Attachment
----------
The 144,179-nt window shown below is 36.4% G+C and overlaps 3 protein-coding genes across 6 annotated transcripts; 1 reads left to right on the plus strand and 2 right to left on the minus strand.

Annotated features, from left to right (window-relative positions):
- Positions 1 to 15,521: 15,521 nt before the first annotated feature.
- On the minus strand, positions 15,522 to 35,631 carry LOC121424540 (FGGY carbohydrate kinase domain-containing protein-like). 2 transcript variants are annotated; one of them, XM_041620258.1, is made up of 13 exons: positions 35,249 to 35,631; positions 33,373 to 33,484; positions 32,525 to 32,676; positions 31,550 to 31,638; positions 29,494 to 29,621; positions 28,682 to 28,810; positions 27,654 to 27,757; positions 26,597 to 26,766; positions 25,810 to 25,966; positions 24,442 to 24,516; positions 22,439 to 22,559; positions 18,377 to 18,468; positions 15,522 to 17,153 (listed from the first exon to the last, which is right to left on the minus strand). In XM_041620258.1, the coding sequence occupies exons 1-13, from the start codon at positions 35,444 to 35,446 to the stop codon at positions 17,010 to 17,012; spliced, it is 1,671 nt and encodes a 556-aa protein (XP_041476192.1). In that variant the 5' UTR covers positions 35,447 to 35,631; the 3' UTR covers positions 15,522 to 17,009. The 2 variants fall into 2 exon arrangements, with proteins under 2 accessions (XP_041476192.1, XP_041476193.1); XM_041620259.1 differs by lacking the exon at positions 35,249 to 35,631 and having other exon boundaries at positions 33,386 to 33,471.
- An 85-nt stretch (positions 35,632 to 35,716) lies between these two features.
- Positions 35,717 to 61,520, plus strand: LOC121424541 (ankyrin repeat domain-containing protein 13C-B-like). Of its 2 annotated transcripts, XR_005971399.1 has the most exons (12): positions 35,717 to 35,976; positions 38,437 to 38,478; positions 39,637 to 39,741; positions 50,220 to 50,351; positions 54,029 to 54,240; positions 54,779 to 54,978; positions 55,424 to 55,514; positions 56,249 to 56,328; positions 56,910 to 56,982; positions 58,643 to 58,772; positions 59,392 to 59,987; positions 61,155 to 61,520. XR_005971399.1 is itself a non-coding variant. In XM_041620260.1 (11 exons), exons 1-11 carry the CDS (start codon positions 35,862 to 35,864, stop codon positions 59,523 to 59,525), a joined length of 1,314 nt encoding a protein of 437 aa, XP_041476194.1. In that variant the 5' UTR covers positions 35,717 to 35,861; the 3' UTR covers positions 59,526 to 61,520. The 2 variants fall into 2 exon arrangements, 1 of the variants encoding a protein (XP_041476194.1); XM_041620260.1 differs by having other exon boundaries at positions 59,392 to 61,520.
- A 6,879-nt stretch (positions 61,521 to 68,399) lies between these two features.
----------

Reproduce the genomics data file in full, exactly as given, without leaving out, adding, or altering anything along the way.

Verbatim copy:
The 144,179-nt window shown below is 36.4% G+C and overlaps 3 protein-coding genes across 6 annotated transcripts; 1 reads left to right on the plus strand and 2 right to left on the minus strand.

Annotated features, from left to right (window-relative positions):
- Positions 1 to 15,521: 15,521 nt before the first annotated feature.
- On the minus strand, positions 15,522 to 35,631 carry LOC121424540 (FGGY carbohydrate kinase domain-containing protein-like). 2 transcript variants are annotated; one of them, XM_041620258.1, is made up of 13 exons: positions 35,249 to 35,631; positions 33,373 to 33,484; positions 32,525 to 32,676; positions 31,550 to 31,638; positions 29,494 to 29,621; positions 28,682 to 28,810; positions 27,654 to 27,757; positions 26,597 to 26,766; positions 25,810 to 25,966; positions 24,442 to 24,516; positions 22,439 to 22,559; positions 18,377 to 18,468; positions 15,522 to 17,153 (listed from the first exon to the last, which is right to left on the minus strand). In XM_041620258.1, the coding sequence occupies exons 1-13, from the start codon at positions 35,444 to 35,446 to the stop codon at positions 17,010 to 17,012; spliced, it is 1,671 nt and encodes a 556-aa protein (XP_041476192.1). In that variant the 5' UTR covers positions 35,447 to 35,631; the 3' UTR covers positions 15,522 to 17,009. The 2 variants fall into 2 exon arrangements, with proteins under 2 accessions (XP_041476192.1, XP_041476193.1); XM_041620259.1 differs by lacking the exon at positions 35,249 to 35,631 and having other exon boundaries at positions 33,386 to 33,471.
- An 85-nt stretch (positions 35,632 to 35,716) lies between these two features.
- Positions 35,717 to 61,520, plus strand: LOC121424541 (ankyrin repeat domain-containing protein 13C-B-like). Of its 2 annotated transcripts, XR_005971399.1 has the most exons (12): positions 35,717 to 35,976; positions 38,437 to 38,478; positions 39,637 to 39,741; positions 50,220 to 50,351; positions 54,029 to 54,240; positions 54,779 to 54,978; positions 55,424 to 55,514; positions 56,249 to 56,328; positions 56,910 to 56,982; positions 58,643 to 58,772; positions 59,392 to 59,987; positions 61,155 to 61,520. XR_005971399.1 is itself a non-coding variant. In XM_041620260.1 (11 exons), exons 1-11 carry the CDS (start codon positions 35,862 to 35,864, stop codon positions 59,523 to 59,525), a joined length of 1,314 nt encoding a protein of 437 aa, XP_041476194.1. In that variant the 5' UTR covers positions 35,717 to 35,861; the 3' UTR covers positions 59,526 to 61,520. The 2 variants fall into 2 exon arrangements, 1 of the variants encoding a protein (XP_041476194.1); XM_041620260.1 differs by having other exon boundaries at positions 59,392 to 61,520.
- A 6,879-nt stretch (positions 61,521 to 68,399) lies between these two features.